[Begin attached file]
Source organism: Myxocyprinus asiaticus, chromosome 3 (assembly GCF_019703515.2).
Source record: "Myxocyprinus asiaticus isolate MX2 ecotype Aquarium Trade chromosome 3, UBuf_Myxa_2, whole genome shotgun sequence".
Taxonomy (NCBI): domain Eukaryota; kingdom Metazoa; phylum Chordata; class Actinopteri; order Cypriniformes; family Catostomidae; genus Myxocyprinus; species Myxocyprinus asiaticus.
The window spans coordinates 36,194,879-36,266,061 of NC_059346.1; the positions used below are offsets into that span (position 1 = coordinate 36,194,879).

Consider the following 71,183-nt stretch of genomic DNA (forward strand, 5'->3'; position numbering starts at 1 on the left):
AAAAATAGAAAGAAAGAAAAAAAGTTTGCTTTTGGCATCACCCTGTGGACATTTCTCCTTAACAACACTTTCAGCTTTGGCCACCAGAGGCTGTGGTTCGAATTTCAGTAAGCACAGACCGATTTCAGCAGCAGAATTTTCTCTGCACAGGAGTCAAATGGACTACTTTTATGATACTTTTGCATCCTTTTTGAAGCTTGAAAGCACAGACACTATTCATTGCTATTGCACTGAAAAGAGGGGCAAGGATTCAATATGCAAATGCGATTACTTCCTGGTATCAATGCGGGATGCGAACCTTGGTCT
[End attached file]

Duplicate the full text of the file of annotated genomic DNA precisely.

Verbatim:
Source organism: Myxocyprinus asiaticus, chromosome 3 (assembly GCF_019703515.2).
Source record: "Myxocyprinus asiaticus isolate MX2 ecotype Aquarium Trade chromosome 3, UBuf_Myxa_2, whole genome shotgun sequence".
Taxonomy (NCBI): domain Eukaryota; kingdom Metazoa; phylum Chordata; class Actinopteri; order Cypriniformes; family Catostomidae; genus Myxocyprinus; species Myxocyprinus asiaticus.
The window spans coordinates 36,194,879-36,266,061 of NC_059346.1; the positions used below are offsets into that span (position 1 = coordinate 36,194,879).

Consider the following 71,183-nt stretch of genomic DNA (forward strand, 5'->3'; position numbering starts at 1 on the left):
AAAAATAGAAAGAAAGAAAAAAAGTTTGCTTTTGGCATCACCCTGTGGACATTTCTCCTTAACAACACTTTCAGCTTTGGCCACCAGAGGCTGTGGTTCGAATTTCAGTAAGCACAGACCGATTTCAGCAGCAGAATTTTCTCTGCACAGGAGTCAAATGGACTACTTTTATGATACTTTTGCATCCTTTTTGAAGCTTGAAAGCACAGACACTATTCATTGCTATTGCACTGAAAAGAGGGGCAAGGATTCAATATGCAAATGCGATTACTTCCTGGTATCAATGCGGGATGCGAACCTTGGTCT